In computer networks, network management is the operation, administration, maintenance, and provisioning (OAMP) of networked systems. Network management is essential to command and control practices and is generally carried out of a network operations center. Operation deals with keeping the network (and the services that the network provides) up and running smoothly. It includes monitoring the network to spot problems as soon as possible, ideally before users are affected. Administration deals with keeping track of resources in the network and how they are assigned. It includes all the “housekeeping” that is necessary to keep the network under control. Maintenance is concerned with performing repairs and upgrades—for example, when equipment must be replaced, when a router needs a patch for an operating system image, when a new switch is added to a network. Maintenance also involves corrective and preventive measures to make the managed network run “better”, such as adjusting device configuration parameters. Provisioning is concerned with configuring resources in the network to support a given service. For example, this might include setting up the network so that a new customer can receive voice service,real time communications etc. A common way of characterizing network management functions is FCAPS—Fault, Configuration, Accounting, Performance and Security. Functions that are performed as part of network management accordingly include controlling, planning, allocating, deploying, coordinating, and monitoring the resources of a network, network planning, frequency allocation, predetermined traffic routing to support load balancing, cryptographic key distribution authorization, configuration management, fault management, security management, performance management, bandwidth management, Route analytics and accounting management. Data for network management is collected through several mechanisms, including agents installed on infrastructure, synthetic monitoring that simulates transactions, logs of activity, sniffers and real user monitoring. In the past network management mainly consisted of monitoring whether devices were up or down; today performance management has become a crucial part of the IT team’s role which brings about a host of challenges—especially for global organizations. Network management does not include user terminal equipment.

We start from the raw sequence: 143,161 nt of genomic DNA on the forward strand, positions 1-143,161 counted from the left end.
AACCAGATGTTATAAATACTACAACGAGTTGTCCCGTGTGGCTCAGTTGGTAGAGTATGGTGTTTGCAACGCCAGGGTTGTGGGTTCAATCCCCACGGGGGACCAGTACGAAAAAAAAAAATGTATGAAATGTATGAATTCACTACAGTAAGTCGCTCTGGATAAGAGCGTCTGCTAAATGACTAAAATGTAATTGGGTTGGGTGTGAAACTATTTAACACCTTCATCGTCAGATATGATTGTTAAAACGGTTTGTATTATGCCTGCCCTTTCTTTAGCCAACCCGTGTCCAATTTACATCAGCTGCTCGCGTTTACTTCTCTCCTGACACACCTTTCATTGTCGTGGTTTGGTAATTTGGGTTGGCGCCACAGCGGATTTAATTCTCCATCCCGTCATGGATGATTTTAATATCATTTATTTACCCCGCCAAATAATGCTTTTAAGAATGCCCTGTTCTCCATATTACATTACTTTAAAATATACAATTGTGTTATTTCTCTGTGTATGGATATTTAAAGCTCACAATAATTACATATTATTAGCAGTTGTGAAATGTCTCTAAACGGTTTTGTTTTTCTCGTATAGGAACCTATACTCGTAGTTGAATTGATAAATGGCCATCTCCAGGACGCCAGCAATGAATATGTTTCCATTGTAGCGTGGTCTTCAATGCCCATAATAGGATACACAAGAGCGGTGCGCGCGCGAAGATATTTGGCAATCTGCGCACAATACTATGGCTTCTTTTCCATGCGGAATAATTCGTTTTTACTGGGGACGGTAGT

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Having started his career in 1999 as a Desktop Support Engineer, Anto soon changed paths and became a developer. After several years of development experience, he transitioned into a consultant. As an enterprise application consultant for a leading SaaS software provider, Anto specializes in AWS's serverless technologies. By day, Anto focuses on helping customers leverage the power of serverless technologies. By night, he indulges his passion for cloud computing by playing with Python and trying out things that are currently beyond the scope of his work. Sometimes Anto needs help as there are not enough hours at night. So Anto relies on a team of fellow Cloud enthusiasts to help him out. Each one is a Cloud expert in their own right, and Anto takes great pride in helping them learn and grow.View all posts by Anto Online →